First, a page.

In fact, not only do ghosts occupy a privileged and recurring position within popular culture, but within culture as a whole - in fact all cultures, throughout history, have had their own versions of ghost stories.
The only concept that is more persistent throughout human history is of God (and maybe cats, everybody loves cats). The idea of a God being real is another that fits neatly into the "you can't prove it doesn't exist!" argument we somewhat arrogantly used for the existence of phantoms at the top of this article, but ghosts actually give a little more wiggle room than Gods do. Where almost every deity going has some certifiably impossible actions attributed to them - omnipotent powers and "miracles", mostly - ghosts don't tend to have any immediate effect on the world around them.
We can see that there's not a God making burning bushes talk or whatever, but we can't see the effects of ghosts on the world, because they don't have any! At least not physically, because the concept of the supernatural has imprinted itself onto human consciousness since time immemorial. There are apparitions all over Shakespeare's work (most notably in Macbeth, cos SPOILERS a lot of people die in the Scottish Play); references to ghosts in the ancient religions of Sumer, Babylon, and Assyria; the "gibbering...whining" vapours in Homer's Odyssey and Iliad; the Spiritualism craze of the early 20th century; the fear of Ouija Boards that still exists, even.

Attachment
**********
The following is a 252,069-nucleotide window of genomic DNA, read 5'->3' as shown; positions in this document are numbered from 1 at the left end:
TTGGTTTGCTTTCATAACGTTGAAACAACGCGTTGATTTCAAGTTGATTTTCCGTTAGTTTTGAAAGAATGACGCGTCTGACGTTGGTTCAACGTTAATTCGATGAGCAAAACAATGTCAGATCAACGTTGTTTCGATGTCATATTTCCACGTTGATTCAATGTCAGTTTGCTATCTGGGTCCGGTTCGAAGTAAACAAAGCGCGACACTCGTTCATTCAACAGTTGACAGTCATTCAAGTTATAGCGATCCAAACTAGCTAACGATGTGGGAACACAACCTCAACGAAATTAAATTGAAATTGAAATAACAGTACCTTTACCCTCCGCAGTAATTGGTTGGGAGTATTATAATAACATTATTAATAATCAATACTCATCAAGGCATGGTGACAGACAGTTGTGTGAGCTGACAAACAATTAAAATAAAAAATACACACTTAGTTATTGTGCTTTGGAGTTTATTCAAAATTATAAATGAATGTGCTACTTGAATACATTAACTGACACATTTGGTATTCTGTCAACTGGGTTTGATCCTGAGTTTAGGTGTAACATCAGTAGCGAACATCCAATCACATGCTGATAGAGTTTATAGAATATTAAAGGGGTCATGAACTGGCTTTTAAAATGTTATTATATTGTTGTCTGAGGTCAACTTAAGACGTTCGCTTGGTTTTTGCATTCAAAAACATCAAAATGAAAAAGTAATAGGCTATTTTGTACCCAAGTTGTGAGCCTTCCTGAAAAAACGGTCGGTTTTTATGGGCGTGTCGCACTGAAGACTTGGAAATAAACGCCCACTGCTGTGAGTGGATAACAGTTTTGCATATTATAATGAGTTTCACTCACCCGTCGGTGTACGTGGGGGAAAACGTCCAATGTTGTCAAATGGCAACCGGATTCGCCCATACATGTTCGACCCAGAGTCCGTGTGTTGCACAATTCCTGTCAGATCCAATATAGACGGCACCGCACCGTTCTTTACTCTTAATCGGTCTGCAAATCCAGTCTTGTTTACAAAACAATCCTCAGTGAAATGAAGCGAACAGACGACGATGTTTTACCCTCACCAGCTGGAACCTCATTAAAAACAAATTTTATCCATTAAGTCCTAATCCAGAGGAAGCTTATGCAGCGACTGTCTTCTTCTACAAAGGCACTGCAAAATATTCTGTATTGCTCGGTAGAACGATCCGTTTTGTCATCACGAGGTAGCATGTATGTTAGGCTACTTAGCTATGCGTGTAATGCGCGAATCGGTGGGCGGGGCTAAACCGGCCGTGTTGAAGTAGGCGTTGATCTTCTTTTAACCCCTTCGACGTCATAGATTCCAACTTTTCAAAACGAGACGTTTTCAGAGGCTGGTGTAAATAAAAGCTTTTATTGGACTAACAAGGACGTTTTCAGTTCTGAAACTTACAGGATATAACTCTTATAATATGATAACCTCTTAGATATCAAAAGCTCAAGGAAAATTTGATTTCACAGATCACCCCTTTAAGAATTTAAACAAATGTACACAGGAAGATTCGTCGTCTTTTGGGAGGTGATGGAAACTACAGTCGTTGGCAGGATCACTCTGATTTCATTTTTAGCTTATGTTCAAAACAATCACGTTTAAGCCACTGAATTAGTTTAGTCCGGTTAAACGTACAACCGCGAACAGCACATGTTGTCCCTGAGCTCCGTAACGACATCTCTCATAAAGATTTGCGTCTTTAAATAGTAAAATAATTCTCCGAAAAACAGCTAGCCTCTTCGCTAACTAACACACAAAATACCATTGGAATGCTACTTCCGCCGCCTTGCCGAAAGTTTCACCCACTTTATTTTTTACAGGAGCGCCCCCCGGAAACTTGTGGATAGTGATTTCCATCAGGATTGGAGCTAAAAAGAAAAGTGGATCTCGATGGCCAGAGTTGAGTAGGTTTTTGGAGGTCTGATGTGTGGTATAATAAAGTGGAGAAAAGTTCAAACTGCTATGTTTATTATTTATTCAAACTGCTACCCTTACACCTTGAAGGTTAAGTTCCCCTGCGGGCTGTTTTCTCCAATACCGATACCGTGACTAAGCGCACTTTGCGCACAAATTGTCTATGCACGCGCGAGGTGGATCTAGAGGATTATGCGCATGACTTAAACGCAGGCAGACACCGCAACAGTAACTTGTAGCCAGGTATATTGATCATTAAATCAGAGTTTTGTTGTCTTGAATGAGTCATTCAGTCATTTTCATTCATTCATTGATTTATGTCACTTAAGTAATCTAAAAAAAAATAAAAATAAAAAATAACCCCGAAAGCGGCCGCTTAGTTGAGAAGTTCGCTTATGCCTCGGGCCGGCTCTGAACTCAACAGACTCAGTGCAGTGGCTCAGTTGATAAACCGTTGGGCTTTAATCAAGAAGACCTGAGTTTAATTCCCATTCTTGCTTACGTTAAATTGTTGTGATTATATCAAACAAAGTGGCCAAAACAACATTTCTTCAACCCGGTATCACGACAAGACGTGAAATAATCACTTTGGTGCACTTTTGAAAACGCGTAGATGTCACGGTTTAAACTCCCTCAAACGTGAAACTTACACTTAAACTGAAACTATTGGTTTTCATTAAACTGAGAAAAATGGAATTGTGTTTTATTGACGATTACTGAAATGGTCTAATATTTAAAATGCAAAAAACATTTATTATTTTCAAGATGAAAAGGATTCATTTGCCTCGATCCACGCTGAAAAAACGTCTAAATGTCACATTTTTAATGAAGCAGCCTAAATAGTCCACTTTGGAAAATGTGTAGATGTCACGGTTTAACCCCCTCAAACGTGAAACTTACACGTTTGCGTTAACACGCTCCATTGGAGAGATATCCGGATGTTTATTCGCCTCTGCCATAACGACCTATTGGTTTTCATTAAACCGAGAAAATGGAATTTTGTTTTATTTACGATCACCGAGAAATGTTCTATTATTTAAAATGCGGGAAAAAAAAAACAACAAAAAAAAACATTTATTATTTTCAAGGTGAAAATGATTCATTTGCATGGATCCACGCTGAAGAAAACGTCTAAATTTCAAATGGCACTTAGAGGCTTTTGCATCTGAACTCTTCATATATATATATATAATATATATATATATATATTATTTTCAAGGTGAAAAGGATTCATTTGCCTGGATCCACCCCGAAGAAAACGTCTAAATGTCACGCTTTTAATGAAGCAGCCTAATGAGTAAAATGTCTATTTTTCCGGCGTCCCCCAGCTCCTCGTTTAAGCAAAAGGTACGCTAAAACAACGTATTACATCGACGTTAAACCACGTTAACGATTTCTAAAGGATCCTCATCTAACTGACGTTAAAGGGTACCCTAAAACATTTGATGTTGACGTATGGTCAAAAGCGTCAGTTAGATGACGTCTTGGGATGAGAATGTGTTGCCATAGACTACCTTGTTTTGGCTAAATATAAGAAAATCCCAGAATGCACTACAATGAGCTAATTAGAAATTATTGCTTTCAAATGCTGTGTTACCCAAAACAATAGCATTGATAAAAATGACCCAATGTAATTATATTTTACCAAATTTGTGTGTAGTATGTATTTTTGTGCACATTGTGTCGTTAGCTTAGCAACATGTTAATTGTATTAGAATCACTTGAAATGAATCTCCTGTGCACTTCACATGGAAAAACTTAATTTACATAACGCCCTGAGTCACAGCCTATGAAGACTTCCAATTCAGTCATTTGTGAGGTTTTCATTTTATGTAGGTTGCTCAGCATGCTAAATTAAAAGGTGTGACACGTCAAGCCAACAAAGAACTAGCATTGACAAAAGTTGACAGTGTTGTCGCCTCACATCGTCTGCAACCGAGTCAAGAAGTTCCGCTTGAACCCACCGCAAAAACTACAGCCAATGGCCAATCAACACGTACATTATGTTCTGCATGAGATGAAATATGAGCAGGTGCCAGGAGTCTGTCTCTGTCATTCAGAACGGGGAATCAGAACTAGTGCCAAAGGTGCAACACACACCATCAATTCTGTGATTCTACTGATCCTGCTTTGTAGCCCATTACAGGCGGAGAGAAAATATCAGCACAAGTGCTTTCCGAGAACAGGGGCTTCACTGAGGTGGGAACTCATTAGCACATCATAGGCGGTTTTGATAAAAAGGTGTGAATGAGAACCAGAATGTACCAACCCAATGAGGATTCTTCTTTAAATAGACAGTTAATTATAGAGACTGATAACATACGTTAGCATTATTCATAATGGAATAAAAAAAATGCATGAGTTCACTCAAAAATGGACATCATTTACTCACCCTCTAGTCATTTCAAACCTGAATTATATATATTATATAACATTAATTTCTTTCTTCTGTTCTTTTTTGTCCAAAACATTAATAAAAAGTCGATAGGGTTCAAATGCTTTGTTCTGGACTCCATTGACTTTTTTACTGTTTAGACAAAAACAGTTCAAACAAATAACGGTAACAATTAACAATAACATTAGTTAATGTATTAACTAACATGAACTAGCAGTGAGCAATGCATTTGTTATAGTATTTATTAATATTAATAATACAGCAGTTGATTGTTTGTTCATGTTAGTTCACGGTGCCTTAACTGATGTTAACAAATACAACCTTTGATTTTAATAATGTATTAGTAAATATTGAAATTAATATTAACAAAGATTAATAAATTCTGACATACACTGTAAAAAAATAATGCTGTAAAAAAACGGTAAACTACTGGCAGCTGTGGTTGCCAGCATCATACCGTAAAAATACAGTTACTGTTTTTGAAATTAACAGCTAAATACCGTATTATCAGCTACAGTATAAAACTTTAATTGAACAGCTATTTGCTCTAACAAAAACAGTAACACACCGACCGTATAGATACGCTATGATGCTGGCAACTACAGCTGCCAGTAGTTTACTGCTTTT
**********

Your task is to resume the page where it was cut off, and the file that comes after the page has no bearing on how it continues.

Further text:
The idea of ghosts as restless dead spirits, or even of demons or souls in purgatory, really took off with the rise of Christianity in the Middle Ages, but people were already "aware" of these otherworldly visitors long, long before that. You'll even find evidence in the cave paintings of Horseshoe Canyon in Utah, dated to between 7000 and 9000 BC, which some have taken to depict a Holy Ghost of sorts:
You could argue that the reason ghosts have become so firmly lodged in the collective consciousness is down to the aforementioned prevalence in popular culture, but that would be to ignore all the evidence that people were banging on about phantoms long before even the first Paranormal Activity was released (we know, it's hard to imagine such a time).
That the idea of spooks has been around for so long, even seemingly being immaculately conceived in the Neolithic period where such a belief couldn't possibly have been inspired by contemporary religion, stories or otherwise, is perhaps the best evidence we have for their existence. Or else the Paleo-Indians of 11,000 years ago have just managed to get us to believe a joke they made up millennia ago. The cheeky devils.